under Hunnish rule, fought for the Huns against a combination of Roman and Germanic troops, and went their own ways after the Battle of Chalons
Battle of Chalons
The Battle of the Catalaunian Plains , also called the Battle of Châlons sur Marne, took place in AD 451 between a coalition led by the Visigothic king Theodoric I and the Roman general Flavius Aëtius, against the Huns and their allies commanded by their leader Attila...

, the death of Attila and the disappearance of the Chuvash
Chuvash
Chuvash may refer to:*Chuvash people*Chuvash language*Chuvashia, a republic in Russia*Çuvaş, Azerbaijan...

 ruling elements west of the Volga.

Genetics

Ancient DNA of 13 Sarmatian remains from Pokrovka
Pokrovka
Pokrovka may refer to:*Pokrovka, a former name of the town of Kuybyshev, Armenia*Pokrovka, Jalilabad, Azerbaijan*Pokrovka, Sabirabad, Azerbaijan*Pokrovka, Kazakhstan, a village in the Almaty Province, Kazakhstan...

 kurgan burials in the southern Ural steppes along the Kazakhstan and Russian border was extracted for comparative analysis. Most of the mitochondrial haplogroups determined were of western Eurasian origin, while only a few were of "central/east Asian Haplotype which is found among the Turkic speaking nomadic people. This Haplotype is almost (one base pair missing) identical with the Haplotype of the women from western Mongolia."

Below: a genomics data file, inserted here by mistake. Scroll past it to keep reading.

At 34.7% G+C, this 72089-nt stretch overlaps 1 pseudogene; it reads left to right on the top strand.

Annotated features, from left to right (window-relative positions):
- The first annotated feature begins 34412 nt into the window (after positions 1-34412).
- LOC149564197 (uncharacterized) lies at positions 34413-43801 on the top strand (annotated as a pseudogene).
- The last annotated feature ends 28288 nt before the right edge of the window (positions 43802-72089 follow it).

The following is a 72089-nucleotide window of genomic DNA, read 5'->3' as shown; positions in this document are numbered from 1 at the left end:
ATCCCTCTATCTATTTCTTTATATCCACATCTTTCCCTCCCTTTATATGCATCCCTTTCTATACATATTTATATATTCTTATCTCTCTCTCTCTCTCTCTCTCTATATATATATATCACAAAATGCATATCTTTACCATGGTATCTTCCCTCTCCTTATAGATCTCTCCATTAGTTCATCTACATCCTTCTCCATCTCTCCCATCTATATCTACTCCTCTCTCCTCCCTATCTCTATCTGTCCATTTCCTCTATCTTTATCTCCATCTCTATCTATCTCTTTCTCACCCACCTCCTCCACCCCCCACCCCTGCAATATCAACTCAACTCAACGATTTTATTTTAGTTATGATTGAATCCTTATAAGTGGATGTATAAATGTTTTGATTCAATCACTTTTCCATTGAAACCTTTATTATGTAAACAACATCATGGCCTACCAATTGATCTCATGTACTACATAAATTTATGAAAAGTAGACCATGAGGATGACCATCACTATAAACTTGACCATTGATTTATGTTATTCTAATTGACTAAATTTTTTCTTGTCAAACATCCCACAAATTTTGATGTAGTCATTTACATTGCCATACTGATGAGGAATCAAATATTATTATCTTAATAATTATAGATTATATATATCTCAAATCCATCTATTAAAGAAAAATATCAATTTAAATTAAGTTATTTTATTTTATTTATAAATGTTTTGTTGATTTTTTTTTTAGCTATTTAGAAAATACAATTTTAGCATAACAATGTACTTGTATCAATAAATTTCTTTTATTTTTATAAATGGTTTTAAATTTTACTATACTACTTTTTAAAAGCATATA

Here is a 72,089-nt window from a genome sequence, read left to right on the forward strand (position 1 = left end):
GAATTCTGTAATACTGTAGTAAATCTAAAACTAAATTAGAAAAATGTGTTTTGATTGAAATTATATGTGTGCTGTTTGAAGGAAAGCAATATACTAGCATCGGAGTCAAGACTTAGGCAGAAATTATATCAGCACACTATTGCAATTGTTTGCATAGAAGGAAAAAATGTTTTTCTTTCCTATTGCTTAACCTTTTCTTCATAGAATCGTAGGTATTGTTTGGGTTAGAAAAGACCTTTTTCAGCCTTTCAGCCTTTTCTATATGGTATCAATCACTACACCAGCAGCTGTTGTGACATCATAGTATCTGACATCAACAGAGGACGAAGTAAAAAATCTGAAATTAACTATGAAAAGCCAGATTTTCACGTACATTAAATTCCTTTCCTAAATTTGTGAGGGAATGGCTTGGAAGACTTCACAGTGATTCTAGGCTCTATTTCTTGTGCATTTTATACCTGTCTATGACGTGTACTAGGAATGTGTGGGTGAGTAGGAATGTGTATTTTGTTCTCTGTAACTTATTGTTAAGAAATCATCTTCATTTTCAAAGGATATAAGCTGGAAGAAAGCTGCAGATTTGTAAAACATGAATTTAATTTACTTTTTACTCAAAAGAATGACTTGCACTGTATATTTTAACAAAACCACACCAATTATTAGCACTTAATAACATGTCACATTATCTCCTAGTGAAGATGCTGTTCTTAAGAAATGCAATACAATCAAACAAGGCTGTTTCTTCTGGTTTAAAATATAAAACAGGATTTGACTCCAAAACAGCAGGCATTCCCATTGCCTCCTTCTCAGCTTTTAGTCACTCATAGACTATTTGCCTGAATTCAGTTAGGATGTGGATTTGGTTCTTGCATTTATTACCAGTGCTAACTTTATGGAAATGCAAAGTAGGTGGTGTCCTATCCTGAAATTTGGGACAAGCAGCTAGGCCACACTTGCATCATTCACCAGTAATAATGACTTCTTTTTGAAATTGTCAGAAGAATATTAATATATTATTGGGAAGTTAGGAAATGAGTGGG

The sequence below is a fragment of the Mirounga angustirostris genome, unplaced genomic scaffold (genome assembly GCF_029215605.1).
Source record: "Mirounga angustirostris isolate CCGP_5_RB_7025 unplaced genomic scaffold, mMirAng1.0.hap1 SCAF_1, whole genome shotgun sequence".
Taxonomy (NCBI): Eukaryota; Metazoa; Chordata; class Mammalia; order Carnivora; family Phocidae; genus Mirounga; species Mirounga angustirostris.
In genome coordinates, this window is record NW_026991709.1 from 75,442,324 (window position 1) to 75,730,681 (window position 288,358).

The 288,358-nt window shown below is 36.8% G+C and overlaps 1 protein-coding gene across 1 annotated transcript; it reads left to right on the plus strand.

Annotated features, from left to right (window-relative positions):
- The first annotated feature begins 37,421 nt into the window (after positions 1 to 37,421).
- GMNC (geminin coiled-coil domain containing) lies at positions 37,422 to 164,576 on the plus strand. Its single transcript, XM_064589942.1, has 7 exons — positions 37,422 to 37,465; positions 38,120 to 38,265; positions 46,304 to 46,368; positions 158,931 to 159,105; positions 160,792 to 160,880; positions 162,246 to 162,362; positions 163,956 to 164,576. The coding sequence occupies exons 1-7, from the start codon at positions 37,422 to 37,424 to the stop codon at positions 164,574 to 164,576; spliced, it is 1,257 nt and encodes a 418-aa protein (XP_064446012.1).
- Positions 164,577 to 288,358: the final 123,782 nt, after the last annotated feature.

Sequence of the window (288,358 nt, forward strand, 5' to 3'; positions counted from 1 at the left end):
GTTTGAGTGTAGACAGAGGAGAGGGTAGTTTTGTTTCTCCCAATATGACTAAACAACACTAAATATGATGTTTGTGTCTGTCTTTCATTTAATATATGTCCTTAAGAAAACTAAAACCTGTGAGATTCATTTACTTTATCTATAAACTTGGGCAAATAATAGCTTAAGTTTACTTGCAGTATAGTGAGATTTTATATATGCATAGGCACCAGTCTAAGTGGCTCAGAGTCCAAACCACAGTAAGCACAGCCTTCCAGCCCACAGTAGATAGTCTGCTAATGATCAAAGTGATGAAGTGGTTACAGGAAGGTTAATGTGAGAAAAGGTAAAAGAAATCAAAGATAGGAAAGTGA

See also

  • Hittites
    Hittites
    The Hittites were a Bronze Age people of Anatolia.They established a kingdom centered at Hattusa in north-central Anatolia c. the 18th century BC. The Hittite empire reached its height c...

  • Scythians
  • Iranian People
    Ancient Iranian peoples
    Iranian peoples first appear in Assyrian records in the 9th century BCE. In Classical Antiquity they were found primarily in Scythia and Persia...

  • Sarmatism
    Sarmatism
    "Sarmatism" is a term designating the dominant lifestyle, culture and ideology of the szlachta of the Polish-Lithuanian Commonwealth from the 16th to the 19th centuries. Together with "Golden Liberty," it formed a central aspect of the Commonwealth's culture...

  • Sindes
  • Tirgatao
    Tirgatao
    Tirgatao was a princess of the Maeotes mentioned by Polyaenus:Tirgatao is also the title of a tragedy by Kabardian writer Boris Utizhev, a playwright of the Kabardino-Balkar Republic. It was translated into Arabic and published in Damascus....

  • Amazons
    Amazons
    The Amazons are a nation of all-female warriors in Greek mythology and Classical antiquity. Herodotus placed them in a region bordering Scythia in Sarmatia...

  • Geto-Dacians

External links